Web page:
The three Lenten disciplines

The three Lenten disciplines March 1, 2017

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Today is Ash Wednesday, when Christians around the world have ashes put on their foreheads to represent mourning and repentance.  This is the first day of Lent, when we follow in the footsteps of Jesus as he prepared for his public ministry by spending forty days in the desert wrestling with Satan. It is a time for us to clean house spiritually, to examine our lives for sin, repent, and draw closer to God.  

There are three Lenten disciplines which the Great Tradition has taught us to keep during the next 46 days (six are Sundays where in the West there is still feasting): prayer, fasting, and almsgiving.

All Christians are supposed to do all three of these things throughout their lives.  But in Lent we are to do each in a special or extra way.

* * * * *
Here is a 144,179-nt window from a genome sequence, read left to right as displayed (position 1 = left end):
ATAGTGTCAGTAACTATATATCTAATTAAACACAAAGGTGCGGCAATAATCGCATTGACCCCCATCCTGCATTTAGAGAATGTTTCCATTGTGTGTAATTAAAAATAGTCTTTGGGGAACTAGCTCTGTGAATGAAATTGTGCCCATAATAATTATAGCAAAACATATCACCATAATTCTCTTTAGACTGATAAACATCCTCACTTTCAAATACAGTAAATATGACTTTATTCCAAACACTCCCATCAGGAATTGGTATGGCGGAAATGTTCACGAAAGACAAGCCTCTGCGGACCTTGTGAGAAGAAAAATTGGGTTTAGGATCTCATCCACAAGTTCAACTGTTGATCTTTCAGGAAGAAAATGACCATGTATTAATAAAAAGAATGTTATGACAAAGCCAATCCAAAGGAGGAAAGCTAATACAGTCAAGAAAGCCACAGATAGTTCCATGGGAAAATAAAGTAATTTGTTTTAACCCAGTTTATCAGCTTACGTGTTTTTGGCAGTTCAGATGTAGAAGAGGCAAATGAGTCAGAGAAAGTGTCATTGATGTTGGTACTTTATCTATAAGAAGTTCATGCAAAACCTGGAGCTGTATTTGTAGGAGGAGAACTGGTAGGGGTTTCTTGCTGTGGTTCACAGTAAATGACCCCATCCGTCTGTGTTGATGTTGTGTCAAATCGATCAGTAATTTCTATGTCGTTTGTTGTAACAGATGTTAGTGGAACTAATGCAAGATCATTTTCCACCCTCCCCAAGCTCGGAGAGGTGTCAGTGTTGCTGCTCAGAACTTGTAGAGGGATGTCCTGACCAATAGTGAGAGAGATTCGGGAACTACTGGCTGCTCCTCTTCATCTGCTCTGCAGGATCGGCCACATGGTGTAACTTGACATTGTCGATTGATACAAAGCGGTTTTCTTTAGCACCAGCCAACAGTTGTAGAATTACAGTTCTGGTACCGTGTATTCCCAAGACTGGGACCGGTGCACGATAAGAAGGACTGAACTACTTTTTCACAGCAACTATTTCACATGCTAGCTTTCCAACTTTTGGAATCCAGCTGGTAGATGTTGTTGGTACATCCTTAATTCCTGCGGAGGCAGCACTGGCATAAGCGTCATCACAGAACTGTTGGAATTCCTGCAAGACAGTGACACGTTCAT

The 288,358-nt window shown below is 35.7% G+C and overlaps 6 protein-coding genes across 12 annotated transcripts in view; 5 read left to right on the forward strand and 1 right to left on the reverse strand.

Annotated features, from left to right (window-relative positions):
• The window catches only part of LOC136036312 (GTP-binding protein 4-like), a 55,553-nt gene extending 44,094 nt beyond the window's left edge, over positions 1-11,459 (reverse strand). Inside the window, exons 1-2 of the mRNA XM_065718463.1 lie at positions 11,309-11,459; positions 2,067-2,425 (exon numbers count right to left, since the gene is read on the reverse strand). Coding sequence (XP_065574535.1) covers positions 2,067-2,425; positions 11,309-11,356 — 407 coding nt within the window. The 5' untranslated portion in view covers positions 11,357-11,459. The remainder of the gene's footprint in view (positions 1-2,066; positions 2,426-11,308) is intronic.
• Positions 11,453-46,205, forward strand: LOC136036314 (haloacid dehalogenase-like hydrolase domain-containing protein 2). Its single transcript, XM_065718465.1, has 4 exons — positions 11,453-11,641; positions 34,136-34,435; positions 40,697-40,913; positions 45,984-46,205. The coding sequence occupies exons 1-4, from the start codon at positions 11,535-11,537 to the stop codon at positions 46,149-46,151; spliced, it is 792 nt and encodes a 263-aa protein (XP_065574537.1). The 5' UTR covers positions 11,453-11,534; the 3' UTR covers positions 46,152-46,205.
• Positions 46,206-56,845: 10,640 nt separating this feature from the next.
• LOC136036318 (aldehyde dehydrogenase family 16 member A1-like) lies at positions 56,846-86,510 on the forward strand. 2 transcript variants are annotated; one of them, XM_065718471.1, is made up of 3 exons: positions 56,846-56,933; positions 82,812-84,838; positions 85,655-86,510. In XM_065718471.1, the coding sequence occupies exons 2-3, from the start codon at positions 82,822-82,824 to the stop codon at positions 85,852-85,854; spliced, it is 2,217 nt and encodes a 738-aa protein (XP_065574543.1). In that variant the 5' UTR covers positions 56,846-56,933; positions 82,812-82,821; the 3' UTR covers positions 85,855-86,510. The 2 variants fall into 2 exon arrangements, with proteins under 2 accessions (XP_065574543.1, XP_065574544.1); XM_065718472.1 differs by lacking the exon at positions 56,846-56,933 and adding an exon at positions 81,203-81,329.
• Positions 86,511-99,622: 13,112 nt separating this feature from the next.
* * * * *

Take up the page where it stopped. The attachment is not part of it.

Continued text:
photo-1414202251636-d05ac44c0182_optFasting is the discipline best associated with Lent.  Perhaps this is because most Christians don’t normally fast.  Yet Jesus said “When you fast . . .” (Mt 6.16), not “If you fast . . .”

In the Eastern Orthodox churches, Christians go without meat and dairy products throughout Lent, but in the West Catholic Christians fast meat on Fridays and have only one large meal a day (with two smaller ones). Anglicans fast in a variety of ways.  Many give up alcohol and sweets, and all food one day a week.

The purpose of fasting is to recognize in a deeper way our dependence on God.  Feeling weak and tired, which often comes from fasting, can do that.  We realize in a more tangible way how much we need God.


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